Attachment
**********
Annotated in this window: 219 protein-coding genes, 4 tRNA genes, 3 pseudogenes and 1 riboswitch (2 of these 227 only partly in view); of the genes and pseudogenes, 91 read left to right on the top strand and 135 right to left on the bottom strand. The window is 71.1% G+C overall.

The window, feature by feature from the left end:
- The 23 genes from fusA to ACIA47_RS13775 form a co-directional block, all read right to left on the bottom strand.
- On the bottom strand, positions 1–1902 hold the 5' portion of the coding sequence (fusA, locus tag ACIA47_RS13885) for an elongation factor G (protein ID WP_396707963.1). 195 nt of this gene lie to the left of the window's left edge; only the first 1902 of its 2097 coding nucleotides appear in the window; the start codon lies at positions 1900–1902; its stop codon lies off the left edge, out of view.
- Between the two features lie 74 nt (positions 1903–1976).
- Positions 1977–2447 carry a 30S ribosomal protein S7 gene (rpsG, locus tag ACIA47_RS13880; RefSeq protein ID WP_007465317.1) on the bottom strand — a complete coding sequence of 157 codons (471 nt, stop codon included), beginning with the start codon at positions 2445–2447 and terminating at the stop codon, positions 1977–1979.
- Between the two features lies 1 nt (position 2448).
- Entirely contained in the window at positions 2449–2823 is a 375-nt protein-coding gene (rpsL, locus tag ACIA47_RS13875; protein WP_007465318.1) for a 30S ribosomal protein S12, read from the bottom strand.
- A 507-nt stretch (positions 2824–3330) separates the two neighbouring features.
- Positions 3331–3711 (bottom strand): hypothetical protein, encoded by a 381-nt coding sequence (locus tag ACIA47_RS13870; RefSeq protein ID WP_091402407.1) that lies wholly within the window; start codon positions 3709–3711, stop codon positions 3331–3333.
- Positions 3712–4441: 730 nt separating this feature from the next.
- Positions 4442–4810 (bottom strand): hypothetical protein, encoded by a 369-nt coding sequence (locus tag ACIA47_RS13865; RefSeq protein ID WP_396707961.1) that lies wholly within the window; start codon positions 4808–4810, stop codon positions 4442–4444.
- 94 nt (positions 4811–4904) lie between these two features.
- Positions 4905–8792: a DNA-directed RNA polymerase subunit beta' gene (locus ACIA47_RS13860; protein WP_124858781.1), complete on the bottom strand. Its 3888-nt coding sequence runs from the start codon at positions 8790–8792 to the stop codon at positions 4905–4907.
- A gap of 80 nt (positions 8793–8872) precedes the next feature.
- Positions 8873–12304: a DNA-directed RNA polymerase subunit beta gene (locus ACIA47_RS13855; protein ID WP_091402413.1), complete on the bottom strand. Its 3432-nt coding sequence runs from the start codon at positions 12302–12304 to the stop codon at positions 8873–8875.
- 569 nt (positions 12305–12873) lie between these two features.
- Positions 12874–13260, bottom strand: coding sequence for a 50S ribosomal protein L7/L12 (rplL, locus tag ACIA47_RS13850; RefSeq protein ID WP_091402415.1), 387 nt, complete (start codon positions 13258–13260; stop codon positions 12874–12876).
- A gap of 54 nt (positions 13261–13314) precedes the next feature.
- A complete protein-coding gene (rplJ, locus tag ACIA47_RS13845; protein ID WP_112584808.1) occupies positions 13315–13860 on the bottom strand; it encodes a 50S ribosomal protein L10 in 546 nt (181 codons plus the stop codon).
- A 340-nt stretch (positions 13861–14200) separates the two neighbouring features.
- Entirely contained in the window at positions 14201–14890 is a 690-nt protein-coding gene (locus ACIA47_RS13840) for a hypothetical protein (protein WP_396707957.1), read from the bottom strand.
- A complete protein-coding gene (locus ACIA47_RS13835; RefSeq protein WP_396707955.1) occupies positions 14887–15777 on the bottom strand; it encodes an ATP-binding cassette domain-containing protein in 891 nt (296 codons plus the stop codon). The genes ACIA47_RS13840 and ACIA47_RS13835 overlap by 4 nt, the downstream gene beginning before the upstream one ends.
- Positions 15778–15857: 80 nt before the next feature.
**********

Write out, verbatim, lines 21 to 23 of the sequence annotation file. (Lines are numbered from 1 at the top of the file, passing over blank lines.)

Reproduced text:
- A 340-nt stretch (positions 13861–14200) separates the two neighbouring features.
- Entirely contained in the window at positions 14201–14890 is a 690-nt protein-coding gene (locus ACIA47_RS13840) for a hypothetical protein (protein WP_396707957.1), read from the bottom strand.
- A complete protein-coding gene (locus ACIA47_RS13835; RefSeq protein WP_396707955.1) occupies positions 14887–15777 on the bottom strand; it encodes an ATP-binding cassette domain-containing protein in 891 nt (296 codons plus the stop codon). The genes ACIA47_RS13840 and ACIA47_RS13835 overlap by 4 nt, the downstream gene beginning before the upstream one ends.